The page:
Aliza Lavie: “A historic correction that recognizes that Shabbat belongs to everyone.”
Final Approval: Even non-religious people in Israel can choose not to work on Shabbat. On its third reading, the Knesset approved (by a major of 57 in favor and none in opposition) the bill by MK Aliza Lavie (Yesh Atid), Miki Zohar and others, mandating that each person will be entitled to refuse to work on the Sabbath, regardless of his / her religious belief.
On Monday, the Knesset finally passed the Shabbat Bill. The Shabbat Bill, the brainchild of MK Aliza Lavie (Yesh Atid), Miki Zohar and others, allows for every person, regardless of their religious outlook or level of practice, to refuse to work on Shabbat.
Previously, the Hours of Work and Rest Law stated that a person who fulfills his / her religious precepts may refuse to work on the Sabbath. This process was subject to the submission of an affidavit attesting to the observation of his religion. The amendment to the law will also allow a non-religious worker to refuse to work on the day of rest prescribed for him, without introducing an affidavit and without risking dismissal or discrimination at work.
However, the bill also added a clause prohibiting the ministerial committee to exclude certain places of work from the law’s mandate under unique circumstances or if the committee believes that the application of this section is liable to cause significant harm to the place of work.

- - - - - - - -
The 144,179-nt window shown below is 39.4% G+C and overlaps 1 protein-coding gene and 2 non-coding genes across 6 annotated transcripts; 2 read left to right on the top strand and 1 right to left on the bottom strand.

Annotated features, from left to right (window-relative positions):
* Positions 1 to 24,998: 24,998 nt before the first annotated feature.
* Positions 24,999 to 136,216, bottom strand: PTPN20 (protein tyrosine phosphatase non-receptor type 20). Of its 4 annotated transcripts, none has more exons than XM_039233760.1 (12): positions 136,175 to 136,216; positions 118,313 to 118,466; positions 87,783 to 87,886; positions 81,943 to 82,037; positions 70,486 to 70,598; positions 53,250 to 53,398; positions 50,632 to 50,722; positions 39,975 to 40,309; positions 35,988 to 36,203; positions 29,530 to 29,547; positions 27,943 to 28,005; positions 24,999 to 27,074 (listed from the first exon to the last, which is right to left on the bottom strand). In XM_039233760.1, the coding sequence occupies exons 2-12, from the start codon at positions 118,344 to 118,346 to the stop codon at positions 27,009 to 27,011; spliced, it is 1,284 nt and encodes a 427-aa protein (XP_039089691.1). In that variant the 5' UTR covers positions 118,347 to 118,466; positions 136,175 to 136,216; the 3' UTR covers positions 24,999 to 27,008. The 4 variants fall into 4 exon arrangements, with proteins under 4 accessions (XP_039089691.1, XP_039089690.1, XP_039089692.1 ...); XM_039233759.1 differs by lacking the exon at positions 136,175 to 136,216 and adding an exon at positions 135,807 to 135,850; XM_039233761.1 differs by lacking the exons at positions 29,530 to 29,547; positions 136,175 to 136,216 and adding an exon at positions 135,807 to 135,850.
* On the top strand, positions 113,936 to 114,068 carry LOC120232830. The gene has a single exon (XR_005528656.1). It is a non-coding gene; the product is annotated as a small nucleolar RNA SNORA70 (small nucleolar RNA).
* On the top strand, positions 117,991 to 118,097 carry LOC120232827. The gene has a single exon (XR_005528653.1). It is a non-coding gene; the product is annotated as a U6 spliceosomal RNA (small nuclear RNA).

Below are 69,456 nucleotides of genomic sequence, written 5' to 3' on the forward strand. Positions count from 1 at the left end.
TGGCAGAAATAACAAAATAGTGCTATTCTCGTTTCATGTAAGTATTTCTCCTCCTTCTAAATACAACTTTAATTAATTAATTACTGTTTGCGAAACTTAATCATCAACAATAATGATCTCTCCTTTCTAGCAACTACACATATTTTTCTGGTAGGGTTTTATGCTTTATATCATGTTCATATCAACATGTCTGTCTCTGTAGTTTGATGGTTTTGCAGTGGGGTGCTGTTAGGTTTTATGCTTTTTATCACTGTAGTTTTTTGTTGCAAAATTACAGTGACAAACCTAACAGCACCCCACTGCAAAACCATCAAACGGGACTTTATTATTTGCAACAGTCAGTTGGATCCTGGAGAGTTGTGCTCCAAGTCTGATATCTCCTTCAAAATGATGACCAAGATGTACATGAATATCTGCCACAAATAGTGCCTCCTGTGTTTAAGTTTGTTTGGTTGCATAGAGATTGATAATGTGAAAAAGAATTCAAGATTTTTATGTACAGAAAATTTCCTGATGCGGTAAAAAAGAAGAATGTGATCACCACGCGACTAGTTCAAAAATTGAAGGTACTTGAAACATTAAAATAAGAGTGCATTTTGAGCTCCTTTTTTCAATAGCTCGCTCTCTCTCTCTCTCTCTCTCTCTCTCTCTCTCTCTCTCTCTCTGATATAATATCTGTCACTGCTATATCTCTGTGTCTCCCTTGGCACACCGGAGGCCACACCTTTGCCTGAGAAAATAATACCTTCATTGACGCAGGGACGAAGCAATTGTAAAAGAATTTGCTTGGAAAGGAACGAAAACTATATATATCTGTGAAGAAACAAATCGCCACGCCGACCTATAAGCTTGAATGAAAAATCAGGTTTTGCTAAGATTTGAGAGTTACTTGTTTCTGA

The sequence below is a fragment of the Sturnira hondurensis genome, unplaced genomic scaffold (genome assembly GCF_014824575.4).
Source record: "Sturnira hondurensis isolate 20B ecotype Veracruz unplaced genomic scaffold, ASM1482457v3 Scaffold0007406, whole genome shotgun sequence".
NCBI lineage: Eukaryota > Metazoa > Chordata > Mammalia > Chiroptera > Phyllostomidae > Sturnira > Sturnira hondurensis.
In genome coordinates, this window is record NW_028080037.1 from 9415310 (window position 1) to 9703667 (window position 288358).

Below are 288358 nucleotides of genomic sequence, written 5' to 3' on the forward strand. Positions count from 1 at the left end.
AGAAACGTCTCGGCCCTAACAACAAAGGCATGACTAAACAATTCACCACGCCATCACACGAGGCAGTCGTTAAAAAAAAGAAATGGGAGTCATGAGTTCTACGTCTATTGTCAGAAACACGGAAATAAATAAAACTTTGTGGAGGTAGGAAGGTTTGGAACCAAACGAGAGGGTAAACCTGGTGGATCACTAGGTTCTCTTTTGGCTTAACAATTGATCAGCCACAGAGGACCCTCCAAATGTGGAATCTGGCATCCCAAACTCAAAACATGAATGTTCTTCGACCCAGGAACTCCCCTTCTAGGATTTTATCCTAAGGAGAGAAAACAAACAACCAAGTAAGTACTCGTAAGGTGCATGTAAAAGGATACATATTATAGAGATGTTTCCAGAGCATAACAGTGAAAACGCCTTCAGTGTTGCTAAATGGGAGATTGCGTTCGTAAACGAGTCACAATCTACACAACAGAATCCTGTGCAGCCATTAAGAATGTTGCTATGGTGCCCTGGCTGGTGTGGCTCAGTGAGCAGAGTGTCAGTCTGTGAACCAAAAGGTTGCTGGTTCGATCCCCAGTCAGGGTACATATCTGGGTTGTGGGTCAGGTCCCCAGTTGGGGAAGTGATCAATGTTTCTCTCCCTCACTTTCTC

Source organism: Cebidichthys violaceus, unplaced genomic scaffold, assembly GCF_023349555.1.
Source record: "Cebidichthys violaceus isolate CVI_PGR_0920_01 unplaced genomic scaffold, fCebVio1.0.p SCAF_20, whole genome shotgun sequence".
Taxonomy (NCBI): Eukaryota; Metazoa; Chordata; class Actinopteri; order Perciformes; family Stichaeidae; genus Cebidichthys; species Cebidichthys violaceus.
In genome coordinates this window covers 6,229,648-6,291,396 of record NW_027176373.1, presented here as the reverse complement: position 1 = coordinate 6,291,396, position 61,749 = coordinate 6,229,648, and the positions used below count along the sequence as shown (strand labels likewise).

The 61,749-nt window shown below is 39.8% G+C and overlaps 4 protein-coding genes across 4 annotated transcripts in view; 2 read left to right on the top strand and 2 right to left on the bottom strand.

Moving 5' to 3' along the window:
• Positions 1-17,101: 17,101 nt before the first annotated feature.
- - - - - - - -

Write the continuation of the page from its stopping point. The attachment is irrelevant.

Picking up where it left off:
MK Aliza Lavie (Yesh Atid) stated: “This is a historical amendment that recognizes that the Sabbath belongs to everyone – secular, religious and traditional alike – and that there is no reason to distinguish between those who are meticulous in observing the commands and those what is Jewish and democratic state, that does not discriminate between people based on their religious outlook, is predicated on balanced law. give the worker freedom of choice and the privilege to refrain from lying about his / her customs as a means to rest on Shabbat. I am pleased that other Knesset members from all factions of the parliament, secular and religious, are united with regards to this addition. “
MK Miki Zohar (Likud): “The law is meant to protect vulnerable workers who receive a global wage and are blocked from resting on the Sabbath. These workers come to work on the Sabbath by necessity, not voluntarily. work may work and anyone who does not want to work may remain at home. There is no danger of closing factories – anyone who claims this is misleading the public. In exceptional cases there is a special committee in the Ministry of Labor and Social Affairs for address unique circumstances. “